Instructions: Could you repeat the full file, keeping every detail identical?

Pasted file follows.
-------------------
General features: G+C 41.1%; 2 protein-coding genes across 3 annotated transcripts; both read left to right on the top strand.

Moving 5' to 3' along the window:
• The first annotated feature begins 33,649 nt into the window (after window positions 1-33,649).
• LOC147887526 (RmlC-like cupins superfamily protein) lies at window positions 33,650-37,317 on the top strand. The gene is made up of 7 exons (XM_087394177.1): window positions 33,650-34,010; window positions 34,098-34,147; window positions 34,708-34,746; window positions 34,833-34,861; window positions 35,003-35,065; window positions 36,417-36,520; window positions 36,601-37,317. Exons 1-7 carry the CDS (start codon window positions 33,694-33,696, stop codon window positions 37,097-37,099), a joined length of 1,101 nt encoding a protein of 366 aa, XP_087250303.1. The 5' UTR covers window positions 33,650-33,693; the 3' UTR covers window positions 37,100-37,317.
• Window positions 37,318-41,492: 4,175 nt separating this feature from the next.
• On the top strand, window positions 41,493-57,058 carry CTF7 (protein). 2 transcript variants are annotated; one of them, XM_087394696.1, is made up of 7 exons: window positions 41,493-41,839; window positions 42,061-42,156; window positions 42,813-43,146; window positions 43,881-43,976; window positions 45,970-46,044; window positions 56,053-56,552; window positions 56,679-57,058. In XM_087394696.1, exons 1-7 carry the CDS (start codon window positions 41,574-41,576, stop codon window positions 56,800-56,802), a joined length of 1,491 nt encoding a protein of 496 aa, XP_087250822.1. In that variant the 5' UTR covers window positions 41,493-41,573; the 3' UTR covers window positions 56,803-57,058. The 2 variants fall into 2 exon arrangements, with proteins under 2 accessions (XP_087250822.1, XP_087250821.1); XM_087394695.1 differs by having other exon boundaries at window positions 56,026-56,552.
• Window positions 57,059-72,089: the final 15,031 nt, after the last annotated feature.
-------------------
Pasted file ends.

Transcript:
General features: G+C 41.1%; 2 protein-coding genes across 3 annotated transcripts; both read left to right on the top strand.

Moving 5' to 3' along the window:
• The first annotated feature begins 33,649 nt into the window (after window positions 1-33,649).
• LOC147887526 (RmlC-like cupins superfamily protein) lies at window positions 33,650-37,317 on the top strand. The gene is made up of 7 exons (XM_087394177.1): window positions 33,650-34,010; window positions 34,098-34,147; window positions 34,708-34,746; window positions 34,833-34,861; window positions 35,003-35,065; window positions 36,417-36,520; window positions 36,601-37,317. Exons 1-7 carry the CDS (start codon window positions 33,694-33,696, stop codon window positions 37,097-37,099), a joined length of 1,101 nt encoding a protein of 366 aa, XP_087250303.1. The 5' UTR covers window positions 33,650-33,693; the 3' UTR covers window positions 37,100-37,317.
• Window positions 37,318-41,492: 4,175 nt separating this feature from the next.
• On the top strand, window positions 41,493-57,058 carry CTF7 (protein). 2 transcript variants are annotated; one of them, XM_087394696.1, is made up of 7 exons: window positions 41,493-41,839; window positions 42,061-42,156; window positions 42,813-43,146; window positions 43,881-43,976; window positions 45,970-46,044; window positions 56,053-56,552; window positions 56,679-57,058. In XM_087394696.1, exons 1-7 carry the CDS (start codon window positions 41,574-41,576, stop codon window positions 56,800-56,802), a joined length of 1,491 nt encoding a protein of 496 aa, XP_087250822.1. In that variant the 5' UTR covers window positions 41,493-41,573; the 3' UTR covers window positions 56,803-57,058. The 2 variants fall into 2 exon arrangements, with proteins under 2 accessions (XP_087250822.1, XP_087250821.1); XM_087394695.1 differs by having other exon boundaries at window positions 56,026-56,552.
• Window positions 57,059-72,089: the final 15,031 nt, after the last annotated feature.